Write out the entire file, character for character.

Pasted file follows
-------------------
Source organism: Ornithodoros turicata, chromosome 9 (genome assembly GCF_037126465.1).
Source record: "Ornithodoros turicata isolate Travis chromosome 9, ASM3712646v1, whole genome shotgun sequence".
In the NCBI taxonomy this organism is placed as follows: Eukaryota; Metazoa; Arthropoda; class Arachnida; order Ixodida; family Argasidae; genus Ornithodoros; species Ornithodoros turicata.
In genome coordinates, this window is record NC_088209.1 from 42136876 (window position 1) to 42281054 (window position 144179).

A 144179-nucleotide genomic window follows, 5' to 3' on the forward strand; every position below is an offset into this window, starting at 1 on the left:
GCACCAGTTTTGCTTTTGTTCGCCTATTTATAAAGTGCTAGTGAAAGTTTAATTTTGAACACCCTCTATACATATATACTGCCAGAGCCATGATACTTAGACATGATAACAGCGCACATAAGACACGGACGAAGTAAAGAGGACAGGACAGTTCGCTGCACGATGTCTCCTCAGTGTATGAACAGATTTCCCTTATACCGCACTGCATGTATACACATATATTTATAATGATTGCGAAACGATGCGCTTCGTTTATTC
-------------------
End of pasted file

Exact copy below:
Source organism: Ornithodoros turicata, chromosome 9 (genome assembly GCF_037126465.1).
Source record: "Ornithodoros turicata isolate Travis chromosome 9, ASM3712646v1, whole genome shotgun sequence".
In the NCBI taxonomy this organism is placed as follows: Eukaryota; Metazoa; Arthropoda; class Arachnida; order Ixodida; family Argasidae; genus Ornithodoros; species Ornithodoros turicata.
In genome coordinates, this window is record NC_088209.1 from 42136876 (window position 1) to 42281054 (window position 144179).

A 144179-nucleotide genomic window follows, 5' to 3' on the forward strand; every position below is an offset into this window, starting at 1 on the left:
GCACCAGTTTTGCTTTTGTTCGCCTATTTATAAAGTGCTAGTGAAAGTTTAATTTTGAACACCCTCTATACATATATACTGCCAGAGCCATGATACTTAGACATGATAACAGCGCACATAAGACACGGACGAAGTAAAGAGGACAGGACAGTTCGCTGCACGATGTCTCCTCAGTGTATGAACAGATTTCCCTTATACCGCACTGCATGTATACACATATATTTATAATGATTGCGAAACGATGCGCTTCGTTTATTC